Opinion: Our country’s current political system might have worked for us in the past 75 years, but recent, and seemingly never-ending, political turmoil serves as proof that time has come to recalibrate it

Both the Right and the Left of Israel’s politics have their feet sinking deeper and deeper into a swamp called the Israeli political system. Instead of draining that swamp and make it prosperous, the politicians are running around trying to catch mosquitoes, and boasting about who caught the biggest one.

Meanwhile, the swamp is growing deeper, and soon we’ll all drown in it. Israel was built on swamps that needed to be drained. Our founders – from the Right and the Left – understood early on that mosquitoes are no prize. I am not one for yearning over “the good old days,” but we can certainly learn from them.

היינו פה: הנפת ותקיעת דגל על פסגת ההר
Israeli flag (Photo: shutterstock)


The political system which Israel has employed in the past 75 needs to be recalibrated. The way things are at the moment, even when we do form a government, it can barely function. And what the politicians are doing to solve it? Catching mosquitoes to show the electorate they are the ones with the biggest one.

Two changes in legislation could lead to the betterment of the current political system. The first one is increasing the electoral threshold to 10% and brining back the two-party system to help form a Knesset majority with relative ease.

The second change must help balance power between the legislative, executive and judicial branches. At the moment, the Knesset, government and judicial authority are in a constant power struggle, which prevents them from focusing on actually doing their job and making the lives of the Israeli public easier.

ועדת הבחירות המרכזית
Ballot boxes in Israel (Photo: EPA)


Another long-term issue that needs to be addressed is the development of Israel’s periphery. Obsessives investment into Jewish settlements in the West Bank has resulted in neglect of the periphery in the north and south, with young, educated Israelis running away from those areas.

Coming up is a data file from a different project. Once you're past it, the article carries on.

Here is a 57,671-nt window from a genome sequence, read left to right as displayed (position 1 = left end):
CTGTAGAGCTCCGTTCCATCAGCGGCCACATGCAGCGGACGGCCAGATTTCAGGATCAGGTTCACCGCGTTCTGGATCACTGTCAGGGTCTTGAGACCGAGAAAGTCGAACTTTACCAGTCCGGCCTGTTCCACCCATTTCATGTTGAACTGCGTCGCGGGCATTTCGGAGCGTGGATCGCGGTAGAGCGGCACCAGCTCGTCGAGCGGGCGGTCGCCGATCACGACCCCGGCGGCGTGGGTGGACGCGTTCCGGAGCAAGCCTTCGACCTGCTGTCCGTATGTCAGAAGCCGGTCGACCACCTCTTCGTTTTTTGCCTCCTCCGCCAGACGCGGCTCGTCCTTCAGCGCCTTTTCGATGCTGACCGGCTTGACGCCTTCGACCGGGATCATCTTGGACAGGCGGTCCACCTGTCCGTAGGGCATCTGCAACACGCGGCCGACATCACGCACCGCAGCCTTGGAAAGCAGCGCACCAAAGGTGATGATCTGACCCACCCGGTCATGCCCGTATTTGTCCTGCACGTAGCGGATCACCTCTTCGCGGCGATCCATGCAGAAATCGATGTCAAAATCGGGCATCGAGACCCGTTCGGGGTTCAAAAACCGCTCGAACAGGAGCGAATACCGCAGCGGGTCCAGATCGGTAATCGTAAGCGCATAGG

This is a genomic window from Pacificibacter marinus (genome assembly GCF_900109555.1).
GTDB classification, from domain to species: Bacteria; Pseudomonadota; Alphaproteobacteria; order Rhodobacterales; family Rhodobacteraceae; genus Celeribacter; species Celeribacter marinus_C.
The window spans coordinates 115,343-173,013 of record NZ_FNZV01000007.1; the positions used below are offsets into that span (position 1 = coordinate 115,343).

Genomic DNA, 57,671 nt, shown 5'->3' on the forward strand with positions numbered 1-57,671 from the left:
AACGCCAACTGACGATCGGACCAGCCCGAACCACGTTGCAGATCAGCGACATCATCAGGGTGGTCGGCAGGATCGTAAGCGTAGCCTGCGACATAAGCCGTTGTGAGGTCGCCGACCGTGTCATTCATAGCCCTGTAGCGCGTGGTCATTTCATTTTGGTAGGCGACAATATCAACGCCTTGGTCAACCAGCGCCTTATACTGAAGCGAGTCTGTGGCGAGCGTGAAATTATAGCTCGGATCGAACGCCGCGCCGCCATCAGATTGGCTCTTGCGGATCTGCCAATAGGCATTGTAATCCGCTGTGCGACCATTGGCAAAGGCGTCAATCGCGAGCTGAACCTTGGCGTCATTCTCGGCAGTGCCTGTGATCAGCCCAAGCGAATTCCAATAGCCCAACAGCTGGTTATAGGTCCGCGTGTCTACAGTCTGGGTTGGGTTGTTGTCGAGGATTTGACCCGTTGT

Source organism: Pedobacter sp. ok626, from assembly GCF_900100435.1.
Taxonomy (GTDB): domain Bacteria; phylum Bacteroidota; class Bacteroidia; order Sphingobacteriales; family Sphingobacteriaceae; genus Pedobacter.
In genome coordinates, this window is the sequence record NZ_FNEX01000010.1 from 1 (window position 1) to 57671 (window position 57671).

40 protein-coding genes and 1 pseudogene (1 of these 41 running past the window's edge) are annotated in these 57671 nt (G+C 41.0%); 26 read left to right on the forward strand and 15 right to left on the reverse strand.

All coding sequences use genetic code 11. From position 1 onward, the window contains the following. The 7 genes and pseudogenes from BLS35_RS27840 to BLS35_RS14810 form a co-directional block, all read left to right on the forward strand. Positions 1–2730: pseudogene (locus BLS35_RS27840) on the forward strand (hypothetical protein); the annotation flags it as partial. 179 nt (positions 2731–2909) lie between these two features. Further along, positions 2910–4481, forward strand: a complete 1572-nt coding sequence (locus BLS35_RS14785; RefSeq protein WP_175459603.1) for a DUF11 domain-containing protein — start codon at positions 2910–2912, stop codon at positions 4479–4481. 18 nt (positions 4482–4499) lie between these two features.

Changes are also required in Israel’s economic sector, and the most important step to take is to lower the number of monopolies on the market. The current situation is outrageous, few companies dictate pricings of basic goods, such as food, housing and more.

There is no country like Israel in the world when it comes to monopolies. The concept of regulation by definition means market power is distributed among as many players as possible to encourage competition for the benefit of the public.

Bread on Israeli supermarket shelves
Bread on Israeli supermarket shelves (Photo: Meirav Crystal)


Israel must also minimize the number of municipalities and transfer as many government authorities as possible (construction, education, infrastructure, essential services and more) to fewer municipalities under regulatory supervision

The bottom line is that the relationship between the government and civil society must be changed – from conflict to partnership. The government needs to start admitting to what it cannot do.

Most importantly, we must the change Israel’s cultural narrative, making it more humane and civilized. I believe that the coming November 1 elections will only lead to another round of political turmoil. We, the people, can start changing it, or allow the political uncertainty to continue for eternity.

As reported by Ynetnews